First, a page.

Bailey, Swift and Roma recommend Care-avan Hi-Tec Shampoo, so what's Practical Caravan's expert verdict after using it in our big caravan cleaner test
Every autumn it's worth cleaning your caravan before winter sets in. This is especially true if you are planning to lay the caravan up for a few months. If you get on top of things now, the caravan will have a greater chance of remaining in good condition for years to come.
One of the problems with a British winter is that the conditions are perfect for mould and algae to grow on any unused caravan surface. If there's already dust, mud or greasy fingerprints on a caravan, this gives mould spores and algae something to grip on to, before merrily starting a little colonisation programme. By spring you could end up with a major cleaning task, complete with the dreaded black streaks marring your lovely caravan's appearance. Anything growing on the surface of your van will also be likely to sneak into any nooks and crannies and potentially grow under window seals.
Plenty of people seek to prevent trouble by buying caravan covers. Unfortunately this can backfire if there's any dust or dirt on the surface of the van, because the wind can blow the covers onto the dirt, scouring the surface of the caravan's panels or windows in the process. You can solve this problem very easily: just clean the caravan and let it dry thoroughly before you put the caravan covers on.
Which cleaning products are safe to use on your caravan? Is it okay to just get busy with washing-up detergents, or a car shampoo and a long-handled mop?
Well, no. Actually there are plenty of specialist caravan cleaning products that will do a far better job. Not only will they leave your caravan gleaming, but the chemicals in them won't prove too harsh and won't discolour the van. The best products will also leave a waxy film behind after cleaning, which with a bit of luck will help any rain-dissolved dirt and dust simply slide right off!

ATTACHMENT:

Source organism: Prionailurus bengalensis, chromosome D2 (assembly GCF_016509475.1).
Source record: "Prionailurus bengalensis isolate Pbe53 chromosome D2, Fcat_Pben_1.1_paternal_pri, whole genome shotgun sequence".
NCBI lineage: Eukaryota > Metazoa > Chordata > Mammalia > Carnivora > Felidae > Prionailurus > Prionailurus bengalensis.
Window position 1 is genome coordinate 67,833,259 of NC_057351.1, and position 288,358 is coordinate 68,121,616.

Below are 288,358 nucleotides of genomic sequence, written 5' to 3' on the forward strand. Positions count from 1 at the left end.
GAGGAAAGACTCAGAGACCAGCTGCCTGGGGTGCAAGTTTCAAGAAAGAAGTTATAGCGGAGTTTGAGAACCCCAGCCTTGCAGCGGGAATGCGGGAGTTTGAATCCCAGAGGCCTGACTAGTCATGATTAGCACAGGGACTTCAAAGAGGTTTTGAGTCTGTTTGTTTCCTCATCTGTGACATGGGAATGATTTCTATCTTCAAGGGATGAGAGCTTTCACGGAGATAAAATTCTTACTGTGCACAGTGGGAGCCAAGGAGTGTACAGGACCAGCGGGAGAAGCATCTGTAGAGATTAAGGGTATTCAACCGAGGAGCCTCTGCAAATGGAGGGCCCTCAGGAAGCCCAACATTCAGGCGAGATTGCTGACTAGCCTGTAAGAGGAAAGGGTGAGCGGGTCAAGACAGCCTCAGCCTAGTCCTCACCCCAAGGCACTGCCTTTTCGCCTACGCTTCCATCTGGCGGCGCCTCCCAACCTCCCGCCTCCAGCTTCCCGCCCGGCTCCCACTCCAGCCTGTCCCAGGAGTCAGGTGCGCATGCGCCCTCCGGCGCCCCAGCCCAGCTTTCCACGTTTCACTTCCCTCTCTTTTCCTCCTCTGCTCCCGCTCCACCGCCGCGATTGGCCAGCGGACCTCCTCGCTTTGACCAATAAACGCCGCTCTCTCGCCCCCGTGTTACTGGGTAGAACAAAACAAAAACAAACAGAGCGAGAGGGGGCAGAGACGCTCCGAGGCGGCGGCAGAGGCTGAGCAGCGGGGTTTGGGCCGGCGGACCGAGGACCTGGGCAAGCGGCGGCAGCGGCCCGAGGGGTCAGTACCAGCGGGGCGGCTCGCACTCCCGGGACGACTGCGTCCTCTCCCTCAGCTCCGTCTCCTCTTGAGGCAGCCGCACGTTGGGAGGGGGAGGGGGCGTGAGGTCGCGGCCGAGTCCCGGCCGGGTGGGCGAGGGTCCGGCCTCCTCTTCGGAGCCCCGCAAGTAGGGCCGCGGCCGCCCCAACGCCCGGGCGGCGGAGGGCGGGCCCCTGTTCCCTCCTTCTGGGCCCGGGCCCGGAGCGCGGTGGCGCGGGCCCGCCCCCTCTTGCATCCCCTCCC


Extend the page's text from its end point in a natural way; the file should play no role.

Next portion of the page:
There's a good choice of brands out there, so we collected a few rival products together on the Practical Caravan test bench to find out which are the best caravan cleaners to buy. We tested the MudBuster Caravan & Motorhome Exterior & Interior Wash & Wax, costing £8.99 for a litre, the Fenwick's Caravan Cleaner Concentrate, costing £8.99 for a litre, the Blue Diamond Perfection Caravan Cleaner at £8.49 per litre and the Silky Cream Cleaner at £3.99 for a tub. But this review will focus on the Care-avan Hi-Tec Shampoo, priced at £7.50 for a litre.
With endorsements from Bailey Caravans, The Swift Group (including Sterling and other brands), and Roma Caravans, this is a cleaner that you can use safe in the knowledge that a gleaming shine won’t be at the cost of exposing your van’s most vulnerable bits of trim to excessively harsh chemicals.
The product’s softly-softly approach is noticeable in use. If you follow the instructions to the letter — wet the area first, then apply the cleaner with a sponge, and finally rinse off — thorough cleaning is certainly possible. But it’s slower going and requires more effort than with other brews here. Streaking and well-established grime on smooth aluminium required numerous repeat applications to be shifted fully. On the bright side, that litre bottle, used at the correct dilution, makes a massive 500 litres of solution.
|1 litre bottle||Makes 500 litres of solution|
|Approved by||Swift Group, Bailey Caravans, Roma Caravans|
|Removes||Algae, moss, black streaks, stains|
|UK company||Based in the West Midlands|
Care-avan Hi-Tec Shampoo does, indeed, clean caravans well, and a litre of the stuff goes a very long way, turning into 500 litres of cleaning solution. On the downside, it's a little too gentle for our liking, so you'll need several applications to get rid of black streaks and sticky mud. We've awarded this caravan cleaner three stars.
- Highly concentrated
- 1 litre dilutes to 500 litres of solution
- Great value for money
- Gentle on your caravan
- UK company
- Repeat applications needed for black streaks
- Rather too gentle at the recommended dilution